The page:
of Good Hope. 1815.
ri'gidus (hard-leaved). 3. July. Cape of
Good Hope. 1704.
rosmarinifo' lius (Rosemary - leaved). 3.
July. Cape of Good Hope.
sca'ber (scurfy). 4. July. Cape of Good
Hope. 1700. Herbaceous.
solidugi'neus (Solidago-like). 2. July. Cape
of Good Hope. 1824.
specio'stis (showy). . Scarlet. July. China.
tussila' ginis (Colts- foot- leaved"). 1. Purple.
April. Teneriffe 1829.
venu'stus (beautiful). l. Purple. August.
Cape of Good Hope. 1774.
S. Adonidifo'lius (Adonis-leaved). 1. July.
Alpi'nus (Alpine). 2. July. S.Europe. 1683.
arachnoides (spider-like). July. Italy. 1827.
balsami'tes (Balsamita-like). June. N. Ame-
Canade'nsis (Canadian). l. July. N.
cordifo'lius (heart-leaved). 2. July. Austria.
coria'ceus (leathery-/eaoerf). 4. July. Le-
Croa'ticus (Croatian). 4. July. Hungary.
cro'ceus (reddish-yellow). June. Austria.
crue'nt us (bloody). Purple. April. Teneriffe.
deci'piens (deceiving). May. C. of G. Hope.
delphinifo'lius (Larkspur-leaved), 1. July,
S. cudo'rus (sweet-scented). July. 1815.
fri'gidus (cold). May. N. America. 1827.
Japo'nicus (Japan). 1. August. Japan. 1774.
leucophy'llus (white-leaved). 1. July. S. Eu-
lyratifo' Hits (Lyre-leaved). 2. July. Aus-
mlcrophy'llus (small - leaved). 4. July.
nemore'nsis (grove). 3. July. Austria. 1785.
odora'tus (sweet-scented). New Holland.
Otho'ncK (Othona-like). 2. Pink. July.
Iberia. 18 16.
ova'tuft (egg-leaved). 3. September. Ger-
prate 1 nuis (meadow). June. Galicia. 1828.
&mi'thii (Smith's). Pink. July. Cape
taraxacifo' lius (Dandelion -leaved). June.
Tournefo'rtii (Tournefort's). 3. July. Py
umbro'ws (shady). 2. July. Hungary. 1815.
unifio'rus (one-flowered). 5. July. Alpine
SENSITIVE FERN. Onocle'a sensi'bilis.
SENSITIVE PLANT. Mimo'sa pu'dica.
There are several other plants which
give evidence of being sensitive. The
Venus Fly Trap (Dionce'a musci'pula)
has jointed leaves, which are furnished
on their edges with a row of strong
prickles. Flies, attracted by honey
which is secreted in glands on their
surface, venture to alight upon them.
No sooner do their legs touch these
parts than the sides of the leaves spring
up, and, locking their rows of prickles
together, squeeze the insects to death.
O'xalls sensiti'va and Smi'thia sensiti'va
are similarly irritable, as are the fila-
ments of the stamens of the Berberry.
One of this sensitive tribe, Desmo'dium
gy'rans, has a spontaneous motion; its
leaves are frequently moving in various
directions, without order or co operation.
When an insect inserts its proboscis
between the converging anthers of a
Dog's Bane (Apo'cynitm androsscemi/o'-
lium) they close with a power usually
sufficient to detain the intruder until
SE'PTAS. (From sepicm, seven ; the
number prevailing in the parts of the
flower. Nat. ord., Houseleeks [Crassu-
lacese]. Linn., 1-Heptandrla 'L-Hepta-
Greenhouse, white-flowered evergreens, from
the Cape of Good Hope. Increased by divi-
sion ot the roots ; plants kept dry in winter ;
sandy loam and brick rubbish, Winter temp.,
38 to 45.
[ 822 ]
S. Cape'nsls (Cape). g. August. l"4.
- globiflo'ra (globe - flowered). '.
umbe'lla (umbelled). . July. 1800.
SERICO'GRAPHIS. (From scri/cos, silk,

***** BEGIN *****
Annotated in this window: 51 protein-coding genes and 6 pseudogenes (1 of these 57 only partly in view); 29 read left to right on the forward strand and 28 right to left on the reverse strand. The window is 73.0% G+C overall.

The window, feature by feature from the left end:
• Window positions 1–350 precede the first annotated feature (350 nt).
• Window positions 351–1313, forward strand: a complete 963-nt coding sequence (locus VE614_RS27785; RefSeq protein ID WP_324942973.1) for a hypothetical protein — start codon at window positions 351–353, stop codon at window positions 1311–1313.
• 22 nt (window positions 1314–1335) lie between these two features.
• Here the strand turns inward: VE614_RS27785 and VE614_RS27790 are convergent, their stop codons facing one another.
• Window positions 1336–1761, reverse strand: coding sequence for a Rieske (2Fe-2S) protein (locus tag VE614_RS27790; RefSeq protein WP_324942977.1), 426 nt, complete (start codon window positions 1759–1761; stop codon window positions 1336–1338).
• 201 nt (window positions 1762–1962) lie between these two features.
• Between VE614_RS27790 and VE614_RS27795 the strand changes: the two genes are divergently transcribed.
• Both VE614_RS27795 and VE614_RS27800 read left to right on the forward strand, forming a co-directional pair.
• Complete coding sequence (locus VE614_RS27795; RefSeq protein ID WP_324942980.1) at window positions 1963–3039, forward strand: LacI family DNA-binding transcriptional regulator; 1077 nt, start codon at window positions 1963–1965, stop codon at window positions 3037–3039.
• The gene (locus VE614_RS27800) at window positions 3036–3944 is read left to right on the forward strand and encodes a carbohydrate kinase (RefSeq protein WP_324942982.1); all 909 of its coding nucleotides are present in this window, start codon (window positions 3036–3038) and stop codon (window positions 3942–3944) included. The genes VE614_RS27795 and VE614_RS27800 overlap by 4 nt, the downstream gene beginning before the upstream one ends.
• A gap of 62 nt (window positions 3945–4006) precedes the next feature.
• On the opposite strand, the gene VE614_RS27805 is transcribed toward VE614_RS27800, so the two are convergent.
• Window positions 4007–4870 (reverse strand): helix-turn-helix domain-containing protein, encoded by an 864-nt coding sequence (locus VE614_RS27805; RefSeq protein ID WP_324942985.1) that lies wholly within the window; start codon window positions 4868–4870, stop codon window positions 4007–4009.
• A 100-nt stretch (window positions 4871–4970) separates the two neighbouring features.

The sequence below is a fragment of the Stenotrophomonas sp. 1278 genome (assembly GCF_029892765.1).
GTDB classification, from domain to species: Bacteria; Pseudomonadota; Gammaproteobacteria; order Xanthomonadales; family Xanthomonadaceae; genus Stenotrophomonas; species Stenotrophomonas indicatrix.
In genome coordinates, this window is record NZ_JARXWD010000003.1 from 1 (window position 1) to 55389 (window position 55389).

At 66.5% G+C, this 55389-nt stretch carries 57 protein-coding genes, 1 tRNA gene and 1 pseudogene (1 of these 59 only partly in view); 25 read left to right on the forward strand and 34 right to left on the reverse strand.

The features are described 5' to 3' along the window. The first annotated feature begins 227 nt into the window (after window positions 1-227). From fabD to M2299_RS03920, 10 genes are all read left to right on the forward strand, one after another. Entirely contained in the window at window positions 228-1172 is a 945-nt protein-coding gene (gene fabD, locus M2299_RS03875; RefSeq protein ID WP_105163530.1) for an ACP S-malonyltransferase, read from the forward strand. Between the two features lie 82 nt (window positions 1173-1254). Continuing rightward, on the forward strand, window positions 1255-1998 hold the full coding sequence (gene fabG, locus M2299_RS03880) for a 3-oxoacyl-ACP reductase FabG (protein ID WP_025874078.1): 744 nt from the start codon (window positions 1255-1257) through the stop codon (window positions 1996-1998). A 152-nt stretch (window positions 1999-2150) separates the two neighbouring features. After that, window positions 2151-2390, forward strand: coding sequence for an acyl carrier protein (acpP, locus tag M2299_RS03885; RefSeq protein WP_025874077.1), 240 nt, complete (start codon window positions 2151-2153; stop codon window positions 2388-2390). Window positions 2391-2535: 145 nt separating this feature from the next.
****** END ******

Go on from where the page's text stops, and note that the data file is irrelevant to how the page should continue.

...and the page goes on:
and yrapko, to write. Xat. ord., Acan-
thads [ Acantliaceoa] . Linn., l-Didy-
namia 2-Angiospcrmia. Allied to Aphe-
Stove half-herbaceous perennial. Easily in-
creased by cuttings. For culture see Jusiiciu.
S. Ghiesbreghtia'na (Ghiesbreght's). 3. Scarlet.
SKRI'NGIA. (Named after M. Se-
ringa, a Swiss botanist. Nat. ord.,
JByttneriads [ByttneriaceseJ. Linn.,
b-Pentandria I-Monogynia. Allied to
Greenhouse evergreen. Cuttings of young
S.platyphy'lla (broad-leaved). 12. White.
June. New Holland. 1822.
SERI'SSA. (Name of a plant men-
tioned by Dioscorides. Nat. ord., Cin-
chonads [Cinchonacese]. Linn., 5-Pen-
Greenhouse, white-flowered evergreens, from
Japan. Cuttings, in spring, under a glass ;
loam, peat, and sand. Probably hardy in the
south of England.
S.fas'tida (stinking). 2. May. 1787.
mu'ltiplex (double-flowered). May.
SEKRA'TULA. Saw-wort. (From serra,
a saw ; edges of the leaves. Nat. ord.,
Composites [ Asteracese] . Linn., 10-
Perennials, by seeds and divisions in spring ;
annuals, by seed ; common garden soil. All
purple-flowered, except where otherwise stated.
S. leuca'ntha (white-flowered). White. July.
Spain. 1825. Annual.
ni'tens (shining). 2. July. Caucasus. 1823.
* radia'ta (rayed). 2. July. Hungary. 1800.
Transylva'nica (Transylvanian). 2. July.
S. ala'ta (winged). 2. July.
argu'ta (sharp-toothed). 3. September.
Ca'spica (Caspian). 2. July. Caspian. 1820.
Centaurioi'des (Centaury-like). 1. July.
corona' ta (crowned). 5. July. Siberia. 1739.
cyanoi'des (Cyanus-like). 2. Red. July,
cynaroi'des (Cynara-like). 3. July. Pyre-
- depre'ssa (depressed). 1. July. Caucasus. 1818.
e'legans (elegant). 2. July. Caucasus. 1819.
shoots, in sand, under a bell-glass, in April or
May ; sandy peat one part, sandy
parts. Winter temp., 40 to 48.
S. heterophy'lla (various - leaved) . 2. July.
Kitaibe'llii (Kitaibel's). 2. July. Hun-
multiflo'ru (many-flowered). 2. July. Sibe-
ni'tida (shining). 2. July. Siberia. 1827.
panno'nica (Hungarian). 2. July. Hun-
si'tnp lex (simple). 1. July. Nepaul. 1821.
SI.TJPJ-'IITA. (Named after .7. V?r/-Hn>r,
a German botanist. Nat. ord., Proteads
[Proteaceafj. Linn., i-Tclrumlria 1-
Monogynia. Alliance near Leucosper-
Greenhouse, Cape of Good Hope evergreens ;
purple-flowered, except where otherwise spe-
cified. Cuttings of ripe shoots, in sand, under
a bell-glass, and kept cool, the glass being